What is Pilbo up to today?

Making biodiverse forests financially viable for farmers

By Farmers for Forests
Ahmednagar, MH
Verified by Climes
13K+ kgsCO2e neutralised
1234+ Climerscontributed
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The per day income of farm households in India is only about ₹277.

This is only compounded by agricultural lands continuing to degrade at an alarming rate. Land degradation is defined as a decline in productivity of the land, in terms of biodiversity or economic value. This can be caused by climate (droughts, floods etc.) or human-induced factors (urbanisation, industrialisation, change in land-use etc.)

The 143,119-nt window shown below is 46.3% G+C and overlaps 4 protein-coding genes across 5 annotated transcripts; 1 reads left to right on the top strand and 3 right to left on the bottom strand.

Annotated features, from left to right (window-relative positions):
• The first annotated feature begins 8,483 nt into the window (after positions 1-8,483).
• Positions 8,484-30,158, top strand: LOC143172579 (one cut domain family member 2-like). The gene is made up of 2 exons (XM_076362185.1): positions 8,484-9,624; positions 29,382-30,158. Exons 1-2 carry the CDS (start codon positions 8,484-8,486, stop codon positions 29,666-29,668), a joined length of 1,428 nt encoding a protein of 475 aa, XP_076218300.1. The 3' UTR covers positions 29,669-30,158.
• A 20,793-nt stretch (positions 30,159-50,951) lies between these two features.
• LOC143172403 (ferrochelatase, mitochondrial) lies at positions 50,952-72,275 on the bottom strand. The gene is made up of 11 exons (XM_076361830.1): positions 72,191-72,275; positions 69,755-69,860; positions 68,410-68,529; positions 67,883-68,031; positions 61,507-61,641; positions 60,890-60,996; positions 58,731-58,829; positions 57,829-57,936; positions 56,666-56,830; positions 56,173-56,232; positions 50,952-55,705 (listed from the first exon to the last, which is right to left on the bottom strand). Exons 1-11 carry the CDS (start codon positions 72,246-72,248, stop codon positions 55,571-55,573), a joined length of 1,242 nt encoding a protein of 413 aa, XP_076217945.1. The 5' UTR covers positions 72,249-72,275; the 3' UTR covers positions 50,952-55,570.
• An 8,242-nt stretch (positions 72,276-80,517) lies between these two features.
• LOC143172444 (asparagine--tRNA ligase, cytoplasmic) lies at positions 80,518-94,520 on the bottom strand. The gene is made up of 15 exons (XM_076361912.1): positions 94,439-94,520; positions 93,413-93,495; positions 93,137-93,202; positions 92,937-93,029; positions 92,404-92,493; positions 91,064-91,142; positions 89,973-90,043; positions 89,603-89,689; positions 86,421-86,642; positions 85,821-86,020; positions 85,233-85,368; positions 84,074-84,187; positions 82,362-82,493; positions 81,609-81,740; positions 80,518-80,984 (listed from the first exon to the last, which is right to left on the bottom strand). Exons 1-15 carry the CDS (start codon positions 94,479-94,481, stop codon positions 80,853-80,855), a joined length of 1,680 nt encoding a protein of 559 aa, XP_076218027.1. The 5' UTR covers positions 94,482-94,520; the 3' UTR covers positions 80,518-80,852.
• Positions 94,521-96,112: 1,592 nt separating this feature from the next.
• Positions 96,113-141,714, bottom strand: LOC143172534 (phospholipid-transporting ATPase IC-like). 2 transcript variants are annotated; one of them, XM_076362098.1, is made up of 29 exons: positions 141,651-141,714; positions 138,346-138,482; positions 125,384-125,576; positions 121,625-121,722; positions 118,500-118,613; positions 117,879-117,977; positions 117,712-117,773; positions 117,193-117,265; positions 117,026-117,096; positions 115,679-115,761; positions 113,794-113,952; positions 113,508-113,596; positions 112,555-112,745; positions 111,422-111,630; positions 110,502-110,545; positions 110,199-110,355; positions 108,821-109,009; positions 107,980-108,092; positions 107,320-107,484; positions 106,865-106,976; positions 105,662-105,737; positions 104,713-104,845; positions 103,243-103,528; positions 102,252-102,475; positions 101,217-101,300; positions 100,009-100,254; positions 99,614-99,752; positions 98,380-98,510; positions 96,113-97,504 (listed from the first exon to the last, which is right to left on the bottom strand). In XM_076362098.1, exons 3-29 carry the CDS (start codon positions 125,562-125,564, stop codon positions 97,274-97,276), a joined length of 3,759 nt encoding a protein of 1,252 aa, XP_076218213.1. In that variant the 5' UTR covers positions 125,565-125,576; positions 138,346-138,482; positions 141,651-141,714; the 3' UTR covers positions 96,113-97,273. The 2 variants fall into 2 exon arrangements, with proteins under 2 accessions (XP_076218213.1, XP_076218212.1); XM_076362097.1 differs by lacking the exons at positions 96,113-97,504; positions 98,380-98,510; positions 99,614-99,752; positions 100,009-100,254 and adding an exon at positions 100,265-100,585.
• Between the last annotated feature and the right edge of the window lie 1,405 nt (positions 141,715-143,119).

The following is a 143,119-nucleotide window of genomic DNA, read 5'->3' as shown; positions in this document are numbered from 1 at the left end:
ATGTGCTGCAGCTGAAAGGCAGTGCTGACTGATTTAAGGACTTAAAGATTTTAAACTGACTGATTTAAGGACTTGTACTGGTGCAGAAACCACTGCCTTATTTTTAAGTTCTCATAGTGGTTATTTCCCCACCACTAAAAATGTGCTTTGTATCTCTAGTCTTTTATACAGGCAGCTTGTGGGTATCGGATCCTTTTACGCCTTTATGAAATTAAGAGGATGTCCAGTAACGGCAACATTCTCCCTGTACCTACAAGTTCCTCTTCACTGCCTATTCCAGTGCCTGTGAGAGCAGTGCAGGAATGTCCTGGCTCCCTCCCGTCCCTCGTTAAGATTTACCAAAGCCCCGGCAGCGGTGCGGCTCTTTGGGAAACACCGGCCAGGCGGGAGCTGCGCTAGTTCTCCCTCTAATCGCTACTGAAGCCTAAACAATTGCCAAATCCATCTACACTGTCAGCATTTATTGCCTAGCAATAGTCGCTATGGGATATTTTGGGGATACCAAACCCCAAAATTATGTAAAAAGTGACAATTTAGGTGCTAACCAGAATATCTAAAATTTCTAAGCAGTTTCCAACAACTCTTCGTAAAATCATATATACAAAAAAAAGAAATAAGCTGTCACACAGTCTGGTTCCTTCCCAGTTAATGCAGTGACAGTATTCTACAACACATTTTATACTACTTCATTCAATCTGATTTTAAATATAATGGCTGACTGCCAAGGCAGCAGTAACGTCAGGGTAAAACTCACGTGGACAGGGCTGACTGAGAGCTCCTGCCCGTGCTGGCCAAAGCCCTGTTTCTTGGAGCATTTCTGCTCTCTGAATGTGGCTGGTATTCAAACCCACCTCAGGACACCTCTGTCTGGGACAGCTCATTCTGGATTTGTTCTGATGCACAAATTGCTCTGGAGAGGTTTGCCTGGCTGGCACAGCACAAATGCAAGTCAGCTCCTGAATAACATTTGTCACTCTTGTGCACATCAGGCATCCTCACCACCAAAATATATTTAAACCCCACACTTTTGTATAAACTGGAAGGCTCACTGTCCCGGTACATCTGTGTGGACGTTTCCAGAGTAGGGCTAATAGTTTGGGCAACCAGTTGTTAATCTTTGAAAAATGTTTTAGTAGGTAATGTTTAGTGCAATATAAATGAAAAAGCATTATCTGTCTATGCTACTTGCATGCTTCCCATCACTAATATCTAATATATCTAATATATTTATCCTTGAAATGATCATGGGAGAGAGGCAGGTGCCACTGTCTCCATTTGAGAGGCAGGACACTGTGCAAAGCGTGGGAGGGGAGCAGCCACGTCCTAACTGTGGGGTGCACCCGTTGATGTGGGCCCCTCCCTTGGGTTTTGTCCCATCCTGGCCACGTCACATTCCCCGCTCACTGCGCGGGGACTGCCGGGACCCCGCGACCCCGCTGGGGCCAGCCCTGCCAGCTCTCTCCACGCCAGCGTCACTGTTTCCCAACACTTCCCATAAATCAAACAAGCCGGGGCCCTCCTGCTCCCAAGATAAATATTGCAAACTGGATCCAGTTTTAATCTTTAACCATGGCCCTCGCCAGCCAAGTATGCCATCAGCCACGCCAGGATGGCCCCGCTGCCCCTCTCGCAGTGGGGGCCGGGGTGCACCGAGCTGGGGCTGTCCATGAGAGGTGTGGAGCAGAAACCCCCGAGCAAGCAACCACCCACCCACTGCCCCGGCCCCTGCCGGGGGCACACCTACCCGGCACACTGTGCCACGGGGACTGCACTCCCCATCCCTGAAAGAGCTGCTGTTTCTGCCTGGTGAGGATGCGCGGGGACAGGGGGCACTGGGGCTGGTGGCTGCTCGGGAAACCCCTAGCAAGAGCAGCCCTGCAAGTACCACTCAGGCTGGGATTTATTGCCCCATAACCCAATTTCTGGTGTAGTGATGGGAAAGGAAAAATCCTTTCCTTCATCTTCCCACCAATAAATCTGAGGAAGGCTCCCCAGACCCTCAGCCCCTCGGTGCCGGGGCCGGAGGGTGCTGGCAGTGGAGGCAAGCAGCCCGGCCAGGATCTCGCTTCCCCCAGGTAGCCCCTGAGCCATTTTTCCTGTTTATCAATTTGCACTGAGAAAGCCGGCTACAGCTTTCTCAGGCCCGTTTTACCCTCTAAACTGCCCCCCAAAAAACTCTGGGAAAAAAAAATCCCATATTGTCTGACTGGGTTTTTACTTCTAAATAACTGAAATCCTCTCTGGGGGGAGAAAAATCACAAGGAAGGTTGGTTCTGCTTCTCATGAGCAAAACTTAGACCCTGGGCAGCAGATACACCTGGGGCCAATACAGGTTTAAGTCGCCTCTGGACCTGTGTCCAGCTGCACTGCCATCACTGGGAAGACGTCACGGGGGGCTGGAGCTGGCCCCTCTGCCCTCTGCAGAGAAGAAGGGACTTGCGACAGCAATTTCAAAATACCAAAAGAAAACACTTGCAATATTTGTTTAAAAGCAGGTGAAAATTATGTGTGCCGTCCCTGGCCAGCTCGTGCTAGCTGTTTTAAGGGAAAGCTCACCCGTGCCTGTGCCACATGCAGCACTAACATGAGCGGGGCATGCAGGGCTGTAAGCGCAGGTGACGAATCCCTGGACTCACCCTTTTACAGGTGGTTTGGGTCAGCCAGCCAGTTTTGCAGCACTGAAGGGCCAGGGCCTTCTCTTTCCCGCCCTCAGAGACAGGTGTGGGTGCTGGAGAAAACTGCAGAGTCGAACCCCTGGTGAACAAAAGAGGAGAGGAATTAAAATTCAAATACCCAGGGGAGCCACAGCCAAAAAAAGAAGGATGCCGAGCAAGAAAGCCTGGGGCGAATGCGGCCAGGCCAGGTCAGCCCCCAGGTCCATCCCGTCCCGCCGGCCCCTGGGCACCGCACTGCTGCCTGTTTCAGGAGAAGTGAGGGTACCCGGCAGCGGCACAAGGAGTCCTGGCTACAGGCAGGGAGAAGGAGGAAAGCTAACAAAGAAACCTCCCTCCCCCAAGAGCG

More than half of the degraded land is rain-fed agricultural land or designated forest lands. This degradation weakens our first line of defence against a rapidly changing climate and increases food security risks for a burgeoning population.

How does the project tackle this?

Farmers for Forests reverses this by paying farmers to grow trees on their agricultural lands, and ensure they stay that way.
The work undertaken by Farmers for Forests ensures:

Maintain and increase forest cover
Provide farmers with an additional income stream
Increase soil quality and overall biodiversity
Reduce incidents of forest fire

About Farmers for Forests

Started in July 2022, Farmers for Forests is a not-for-profit headquartered in Pune, Maharashtra, with an ambitious vision to sequester 25 million tonnes of CO2e per year by 2025. This is equivalent to what nearly 8 million Indians emit annually.

This model which provides farmers with stable, supplemental income to maintain forest lands, was voted as one of the Top Innovators in the Trillion Trees: India Challenge.